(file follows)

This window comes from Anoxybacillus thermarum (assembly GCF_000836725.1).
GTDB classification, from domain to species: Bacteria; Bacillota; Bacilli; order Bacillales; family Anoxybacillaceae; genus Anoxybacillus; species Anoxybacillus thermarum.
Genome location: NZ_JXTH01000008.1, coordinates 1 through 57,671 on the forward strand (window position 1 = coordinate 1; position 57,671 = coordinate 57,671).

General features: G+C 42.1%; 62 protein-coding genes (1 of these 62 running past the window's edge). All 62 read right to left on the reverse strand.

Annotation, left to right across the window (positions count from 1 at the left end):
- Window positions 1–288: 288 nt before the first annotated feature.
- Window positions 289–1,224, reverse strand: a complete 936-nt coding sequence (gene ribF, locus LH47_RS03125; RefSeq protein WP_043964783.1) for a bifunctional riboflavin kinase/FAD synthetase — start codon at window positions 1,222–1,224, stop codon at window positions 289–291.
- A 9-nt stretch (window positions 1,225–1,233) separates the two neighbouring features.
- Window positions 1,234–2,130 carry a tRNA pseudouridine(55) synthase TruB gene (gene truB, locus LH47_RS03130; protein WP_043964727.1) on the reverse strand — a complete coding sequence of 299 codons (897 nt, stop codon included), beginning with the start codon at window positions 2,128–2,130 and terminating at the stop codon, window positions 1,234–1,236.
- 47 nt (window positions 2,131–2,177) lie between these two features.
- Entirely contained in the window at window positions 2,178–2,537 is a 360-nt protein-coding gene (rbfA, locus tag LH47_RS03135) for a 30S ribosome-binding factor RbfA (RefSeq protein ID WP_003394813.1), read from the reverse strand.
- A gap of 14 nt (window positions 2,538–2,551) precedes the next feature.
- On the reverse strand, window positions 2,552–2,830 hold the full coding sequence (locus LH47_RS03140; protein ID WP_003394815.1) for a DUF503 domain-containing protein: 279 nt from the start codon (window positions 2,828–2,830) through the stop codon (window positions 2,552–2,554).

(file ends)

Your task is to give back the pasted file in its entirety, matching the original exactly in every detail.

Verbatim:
This window comes from Anoxybacillus thermarum (assembly GCF_000836725.1).
GTDB classification, from domain to species: Bacteria; Bacillota; Bacilli; order Bacillales; family Anoxybacillaceae; genus Anoxybacillus; species Anoxybacillus thermarum.
Genome location: NZ_JXTH01000008.1, coordinates 1 through 57,671 on the forward strand (window position 1 = coordinate 1; position 57,671 = coordinate 57,671).

General features: G+C 42.1%; 62 protein-coding genes (1 of these 62 running past the window's edge). All 62 read right to left on the reverse strand.

Annotation, left to right across the window (positions count from 1 at the left end):
- Window positions 1–288: 288 nt before the first annotated feature.
- Window positions 289–1,224, reverse strand: a complete 936-nt coding sequence (gene ribF, locus LH47_RS03125; RefSeq protein WP_043964783.1) for a bifunctional riboflavin kinase/FAD synthetase — start codon at window positions 1,222–1,224, stop codon at window positions 289–291.
- A 9-nt stretch (window positions 1,225–1,233) separates the two neighbouring features.
- Window positions 1,234–2,130 carry a tRNA pseudouridine(55) synthase TruB gene (gene truB, locus LH47_RS03130; protein WP_043964727.1) on the reverse strand — a complete coding sequence of 299 codons (897 nt, stop codon included), beginning with the start codon at window positions 2,128–2,130 and terminating at the stop codon, window positions 1,234–1,236.
- 47 nt (window positions 2,131–2,177) lie between these two features.
- Entirely contained in the window at window positions 2,178–2,537 is a 360-nt protein-coding gene (rbfA, locus tag LH47_RS03135) for a 30S ribosome-binding factor RbfA (RefSeq protein ID WP_003394813.1), read from the reverse strand.
- A gap of 14 nt (window positions 2,538–2,551) precedes the next feature.
- On the reverse strand, window positions 2,552–2,830 hold the full coding sequence (locus LH47_RS03140; protein ID WP_003394815.1) for a DUF503 domain-containing protein: 279 nt from the start codon (window positions 2,828–2,830) through the stop codon (window positions 2,552–2,554).